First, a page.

Greg Duncan Latin Ensemble
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Greg Duncan Latin Ensemble

Chicago, Illinois, United States | INDIE

Chicago, Illinois, United States | INDIE
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Jan
13
Greg Duncan Latin Ensemble @ Websters Wine Bar Chicago

Chicago, Illinois, USA

Chicago, Illinois, USA

Jul
19
Greg Duncan Latin Ensemble @ Humboldt Park

Chicago, Illinois, USA

Chicago, Illinois, USA

Jul
17
Greg Duncan Latin Ensemble @ Shedd Aquarium

Chicago, Illinois, USA

Chicago, Illinois, USA

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Music

Press


"Their mainstream approach to standards and Duncan's originals breathe new life into modern jazz...Greg Duncan has unveiled a new force in jazz." Jim Shulstad (Jazz Review.com) - Jazz Review.Com (2007)


"Their mainstream approach to standards and Duncan's originals breathe new life into modern jazz...Greg Duncan has unveiled a new force in jazz." Jim Shulstad (Jazz Review.com) - Jazz Review.Com (2007)


"Over the course of seventy-plus minutes, this disc grooves, swings, bops and just plain rocks out...Duncan's writing is so hip." Paul Abella (Chicago Jazz Magazine) - Chicago Jazz Magazine (2007)


"Over the course of seventy-plus minutes, this disc grooves, swings, bops and just plain rocks out...Duncan's writing is so hip." Paul Abella (Chicago Jazz Magazine) - Chicago Jazz Magazine (2007)


Hace siete años estuvo de gira un año entero con la Glenn Miller Orchestra por Estados Unidos y Japón, figurando como solista y también como compositor de algunos temas de la banda. Justamente es escribir canciones una de las destacadas facetas de Greg Duncan, un trompetista que ha pasado por multitud de bandas en Chicago, incluído un quinteto propio integrado por algunos de los máximos jóvenes talentos de la ‘Windy City’. En conversación telefó-nica con D.S., el trompetista avanzaba anteayer que no ha parado de escribir nuevos temas originales en Barcelona y que esta noche (22.30h) en el ciclo semanal del Griffin (La Segarra, 25) incluirá en su primer concierto en Sabadell un par de estos cortes junto a dos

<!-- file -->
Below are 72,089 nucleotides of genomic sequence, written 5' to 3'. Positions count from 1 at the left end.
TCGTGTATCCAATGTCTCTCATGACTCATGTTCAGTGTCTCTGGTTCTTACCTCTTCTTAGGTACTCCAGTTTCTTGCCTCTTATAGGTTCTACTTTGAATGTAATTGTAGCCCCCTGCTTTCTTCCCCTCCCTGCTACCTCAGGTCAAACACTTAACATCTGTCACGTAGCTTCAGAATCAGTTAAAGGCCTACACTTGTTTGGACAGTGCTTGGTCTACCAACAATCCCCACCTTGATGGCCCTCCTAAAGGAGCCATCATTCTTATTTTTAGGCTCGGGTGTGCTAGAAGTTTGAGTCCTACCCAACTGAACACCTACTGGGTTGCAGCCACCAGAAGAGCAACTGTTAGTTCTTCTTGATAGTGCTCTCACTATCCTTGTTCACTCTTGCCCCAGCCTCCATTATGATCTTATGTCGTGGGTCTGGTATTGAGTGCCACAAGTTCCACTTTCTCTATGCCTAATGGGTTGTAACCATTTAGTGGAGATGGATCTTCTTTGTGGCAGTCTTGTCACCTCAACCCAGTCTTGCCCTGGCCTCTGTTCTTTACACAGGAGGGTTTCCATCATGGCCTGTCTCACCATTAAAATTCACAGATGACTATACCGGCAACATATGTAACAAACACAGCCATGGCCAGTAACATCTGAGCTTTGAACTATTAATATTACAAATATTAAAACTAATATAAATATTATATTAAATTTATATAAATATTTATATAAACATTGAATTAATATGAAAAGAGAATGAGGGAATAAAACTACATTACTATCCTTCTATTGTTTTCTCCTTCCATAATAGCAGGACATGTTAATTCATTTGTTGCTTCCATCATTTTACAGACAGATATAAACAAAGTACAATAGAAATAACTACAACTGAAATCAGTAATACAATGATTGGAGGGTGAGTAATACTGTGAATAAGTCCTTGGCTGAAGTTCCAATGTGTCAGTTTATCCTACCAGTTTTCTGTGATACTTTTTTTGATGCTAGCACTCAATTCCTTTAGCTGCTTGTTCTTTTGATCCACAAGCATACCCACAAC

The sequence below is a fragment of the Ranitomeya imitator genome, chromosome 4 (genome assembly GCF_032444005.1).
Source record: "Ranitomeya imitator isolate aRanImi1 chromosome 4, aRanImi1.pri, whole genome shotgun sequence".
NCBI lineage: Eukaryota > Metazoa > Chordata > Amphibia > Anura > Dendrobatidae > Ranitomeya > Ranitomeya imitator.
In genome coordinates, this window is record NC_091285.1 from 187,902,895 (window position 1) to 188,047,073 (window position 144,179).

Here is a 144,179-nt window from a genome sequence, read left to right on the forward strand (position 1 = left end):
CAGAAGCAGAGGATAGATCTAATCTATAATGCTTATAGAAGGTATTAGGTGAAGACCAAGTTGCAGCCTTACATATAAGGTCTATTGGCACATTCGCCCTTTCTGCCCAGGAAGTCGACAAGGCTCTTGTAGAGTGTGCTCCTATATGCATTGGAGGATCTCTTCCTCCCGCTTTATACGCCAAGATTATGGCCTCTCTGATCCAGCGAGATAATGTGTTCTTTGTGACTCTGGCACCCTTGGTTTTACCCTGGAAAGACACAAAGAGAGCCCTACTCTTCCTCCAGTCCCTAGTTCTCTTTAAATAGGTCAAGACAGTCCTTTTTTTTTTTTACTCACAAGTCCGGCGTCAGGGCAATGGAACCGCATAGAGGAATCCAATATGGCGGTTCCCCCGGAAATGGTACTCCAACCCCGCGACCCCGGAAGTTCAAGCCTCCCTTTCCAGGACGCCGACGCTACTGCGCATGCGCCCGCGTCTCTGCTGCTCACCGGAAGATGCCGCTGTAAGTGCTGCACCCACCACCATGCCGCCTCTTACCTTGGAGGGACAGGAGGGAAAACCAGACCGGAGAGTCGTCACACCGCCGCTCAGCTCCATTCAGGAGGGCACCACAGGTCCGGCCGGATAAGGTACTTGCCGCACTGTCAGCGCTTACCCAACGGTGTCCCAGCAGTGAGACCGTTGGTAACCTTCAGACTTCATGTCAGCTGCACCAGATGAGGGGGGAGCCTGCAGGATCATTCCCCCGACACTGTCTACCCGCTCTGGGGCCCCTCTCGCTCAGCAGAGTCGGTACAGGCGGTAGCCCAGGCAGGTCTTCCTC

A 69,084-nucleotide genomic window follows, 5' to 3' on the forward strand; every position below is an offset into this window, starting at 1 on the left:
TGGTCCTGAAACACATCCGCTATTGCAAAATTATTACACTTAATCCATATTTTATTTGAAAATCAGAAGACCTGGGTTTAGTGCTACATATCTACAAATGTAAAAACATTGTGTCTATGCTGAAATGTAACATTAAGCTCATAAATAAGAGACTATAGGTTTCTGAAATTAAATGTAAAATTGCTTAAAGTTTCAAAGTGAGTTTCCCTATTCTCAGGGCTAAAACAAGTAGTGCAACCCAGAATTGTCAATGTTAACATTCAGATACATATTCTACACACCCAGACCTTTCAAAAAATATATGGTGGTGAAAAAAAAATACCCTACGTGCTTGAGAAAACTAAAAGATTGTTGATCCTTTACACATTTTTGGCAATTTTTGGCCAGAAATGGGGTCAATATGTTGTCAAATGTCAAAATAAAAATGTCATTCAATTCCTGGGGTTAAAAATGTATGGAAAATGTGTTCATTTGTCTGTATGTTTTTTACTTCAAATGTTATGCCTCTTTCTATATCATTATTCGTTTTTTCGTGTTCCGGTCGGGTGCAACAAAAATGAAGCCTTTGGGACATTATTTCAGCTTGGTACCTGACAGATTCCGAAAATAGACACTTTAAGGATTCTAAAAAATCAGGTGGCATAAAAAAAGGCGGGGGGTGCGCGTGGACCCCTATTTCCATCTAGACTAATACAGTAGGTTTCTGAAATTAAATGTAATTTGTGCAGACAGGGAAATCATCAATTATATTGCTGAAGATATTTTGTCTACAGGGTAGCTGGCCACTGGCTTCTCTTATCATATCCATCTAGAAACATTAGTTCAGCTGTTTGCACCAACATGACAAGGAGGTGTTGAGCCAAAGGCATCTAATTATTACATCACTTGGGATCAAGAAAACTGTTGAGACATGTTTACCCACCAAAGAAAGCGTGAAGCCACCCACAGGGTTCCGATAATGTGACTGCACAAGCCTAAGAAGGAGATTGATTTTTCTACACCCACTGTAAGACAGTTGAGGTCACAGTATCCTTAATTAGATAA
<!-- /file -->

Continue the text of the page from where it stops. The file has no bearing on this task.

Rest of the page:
más de de su aclamado disco de debut, Unveiled (editado por el prestigioso sello OA2) y algunos estándards.Duncan, que llegó a Chicago tras pasar por Washington y Texas, dice de su proyecto musical que engloba un amplio abancio de «diferentes estilos» dentro del jazz contemporá-neo.
Lo suyo no es el ‘swing’, aunque lo haya tocado con la Glenn Miller Orchestra, y su máxima influencia es quizás Terence Blanchard, con el que «me identifico mucho con su música y su estilo. Aunque me gustan todos los grandes trompetistas, claro», apostilla.En el Griffin Greg Duncan estará acompañado de Pau Domènech al clarinete bajo, Marco Mezquida al piano, Juan Pablo Balcazar al contrabajo y Carlos Farlanga a la batería. El uso de clarinete bajo le da sin duda un toque especial al grupo, aunque originalmente la música de Duncan está escrita para saxo. «He escogido algunas que se adaptan más fácilmente al clarinete y también he compuesto otras nuevas». La historia de su desembarco a Barcelona no es especialmente original: tener varios amigos aquí, más las ganas de mejorar su español y el hecho de que «me gusta la cultura española», junto a una necesidad de cambiar de aires, fueron suficiente impulso para «intentar hacer aquí lo mismo que he estado haciendo en
Chicago», resume. Con respecto a la capital de Illinois, Duncan cita algunas «similitudes» con Barcelona: «Hay muchos músicos buenos y grandes bandas, pero no hay lugares suficientes para tocar y... parece que no hay mucho dinero para el jazz». Y añade: «La mayoría de músicos toca en muchas otras cosas, por
ejemplo en las bodas, donde se gana más que en los clubs y donde les piden música Motown o de baile. - Sabadell Daily Newspaper


Hace siete años estuvo de gira un año entero con la Glenn Miller Orchestra por Estados Unidos y Japón, figurando como solista y también como compositor de algunos temas de la banda. Justamente es escribir canciones una de las destacadas facetas de Greg Duncan, un trompetista que ha pasado por multitud de bandas en Chicago, incluído un quinteto propio integrado por algunos de los máximos jóvenes talentos de la ‘Windy City’. En conversación telefó-nica con D.S., el trompetista avanzaba anteayer que no ha parado de escribir nuevos temas originales en Barcelona y que esta noche (22.30h) en el ciclo semanal del Griffin (La Segarra, 25) incluirá en su primer concierto en Sabadell un par de estos cortes junto a dos
más de de su aclamado disco de debut, Unveiled (editado por el prestigioso sello OA2) y algunos estándards.Duncan, que llegó a Chicago tras pasar por Washington y Texas, dice de su proyecto musical que engloba un amplio abancio de «diferentes estilos» dentro del jazz contemporá-neo.